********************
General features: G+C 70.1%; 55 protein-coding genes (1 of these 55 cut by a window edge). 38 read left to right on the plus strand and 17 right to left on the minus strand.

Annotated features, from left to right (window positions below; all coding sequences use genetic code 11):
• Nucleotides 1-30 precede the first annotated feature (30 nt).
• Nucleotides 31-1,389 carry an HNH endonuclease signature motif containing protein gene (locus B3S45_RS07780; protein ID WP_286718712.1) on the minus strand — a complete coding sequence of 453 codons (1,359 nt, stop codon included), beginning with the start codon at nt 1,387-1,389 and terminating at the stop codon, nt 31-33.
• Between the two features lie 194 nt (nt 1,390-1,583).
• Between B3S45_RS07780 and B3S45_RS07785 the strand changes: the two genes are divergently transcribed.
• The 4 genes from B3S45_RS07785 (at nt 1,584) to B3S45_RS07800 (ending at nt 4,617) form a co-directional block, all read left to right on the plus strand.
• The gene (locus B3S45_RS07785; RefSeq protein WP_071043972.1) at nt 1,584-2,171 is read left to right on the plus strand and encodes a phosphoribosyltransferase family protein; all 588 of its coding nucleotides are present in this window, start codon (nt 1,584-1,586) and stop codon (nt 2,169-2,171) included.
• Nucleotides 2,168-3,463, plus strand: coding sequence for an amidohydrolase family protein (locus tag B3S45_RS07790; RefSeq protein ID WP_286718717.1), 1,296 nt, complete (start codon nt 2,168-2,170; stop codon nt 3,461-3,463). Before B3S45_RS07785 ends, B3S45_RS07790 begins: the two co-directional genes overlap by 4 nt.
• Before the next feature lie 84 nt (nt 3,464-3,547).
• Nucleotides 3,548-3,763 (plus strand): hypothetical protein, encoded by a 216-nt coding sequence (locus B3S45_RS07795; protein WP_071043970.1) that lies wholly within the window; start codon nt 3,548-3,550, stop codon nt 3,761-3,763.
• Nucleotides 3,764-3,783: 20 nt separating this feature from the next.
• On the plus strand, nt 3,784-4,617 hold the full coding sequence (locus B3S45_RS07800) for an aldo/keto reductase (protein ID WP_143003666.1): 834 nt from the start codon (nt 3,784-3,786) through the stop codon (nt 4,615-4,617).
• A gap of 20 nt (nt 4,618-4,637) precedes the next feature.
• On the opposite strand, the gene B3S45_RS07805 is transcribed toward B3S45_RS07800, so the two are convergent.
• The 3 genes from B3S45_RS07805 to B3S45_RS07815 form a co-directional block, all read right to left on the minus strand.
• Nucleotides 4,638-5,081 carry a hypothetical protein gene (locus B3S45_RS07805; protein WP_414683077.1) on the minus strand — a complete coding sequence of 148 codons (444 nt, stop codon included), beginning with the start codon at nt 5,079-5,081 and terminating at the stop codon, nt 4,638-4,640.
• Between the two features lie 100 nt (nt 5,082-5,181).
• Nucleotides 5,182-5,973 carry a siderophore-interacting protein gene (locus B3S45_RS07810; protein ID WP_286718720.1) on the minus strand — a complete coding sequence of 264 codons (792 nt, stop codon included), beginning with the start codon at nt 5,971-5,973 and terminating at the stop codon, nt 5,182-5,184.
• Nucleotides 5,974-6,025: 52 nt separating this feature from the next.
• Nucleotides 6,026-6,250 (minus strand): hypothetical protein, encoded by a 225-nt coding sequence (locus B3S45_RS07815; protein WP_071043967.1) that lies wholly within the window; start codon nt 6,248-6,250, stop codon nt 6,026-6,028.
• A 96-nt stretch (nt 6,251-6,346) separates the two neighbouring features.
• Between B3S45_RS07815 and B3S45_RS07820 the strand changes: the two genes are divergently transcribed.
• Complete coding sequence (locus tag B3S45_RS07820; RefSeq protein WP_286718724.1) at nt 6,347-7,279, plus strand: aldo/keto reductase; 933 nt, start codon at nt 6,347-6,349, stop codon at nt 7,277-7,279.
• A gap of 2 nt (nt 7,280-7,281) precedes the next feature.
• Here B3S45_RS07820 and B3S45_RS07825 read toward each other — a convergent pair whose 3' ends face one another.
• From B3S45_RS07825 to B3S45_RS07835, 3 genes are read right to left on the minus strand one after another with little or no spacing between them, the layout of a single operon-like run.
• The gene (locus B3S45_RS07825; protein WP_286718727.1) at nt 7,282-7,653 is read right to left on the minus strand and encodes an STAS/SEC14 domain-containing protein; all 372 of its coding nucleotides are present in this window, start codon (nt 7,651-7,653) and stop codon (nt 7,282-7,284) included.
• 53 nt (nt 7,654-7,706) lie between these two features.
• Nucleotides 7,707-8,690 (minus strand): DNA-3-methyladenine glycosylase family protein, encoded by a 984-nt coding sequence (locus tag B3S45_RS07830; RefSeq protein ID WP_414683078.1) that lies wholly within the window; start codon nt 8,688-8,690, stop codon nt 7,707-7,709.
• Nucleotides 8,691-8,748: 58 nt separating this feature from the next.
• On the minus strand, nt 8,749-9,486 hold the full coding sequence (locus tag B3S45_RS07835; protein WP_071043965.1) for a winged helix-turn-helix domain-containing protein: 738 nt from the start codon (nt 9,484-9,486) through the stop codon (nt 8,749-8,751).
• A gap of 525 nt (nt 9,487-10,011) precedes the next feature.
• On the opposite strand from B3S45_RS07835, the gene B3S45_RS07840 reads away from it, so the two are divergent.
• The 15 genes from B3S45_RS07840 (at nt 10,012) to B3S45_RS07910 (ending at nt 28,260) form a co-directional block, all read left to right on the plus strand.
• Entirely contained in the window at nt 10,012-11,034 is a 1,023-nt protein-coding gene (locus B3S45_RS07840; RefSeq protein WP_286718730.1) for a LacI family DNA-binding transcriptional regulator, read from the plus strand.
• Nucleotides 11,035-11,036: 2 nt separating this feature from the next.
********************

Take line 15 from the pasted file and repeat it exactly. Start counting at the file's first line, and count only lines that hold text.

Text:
• On the opposite strand, the gene B3S45_RS07805 is transcribed toward B3S45_RS07800, so the two are convergent.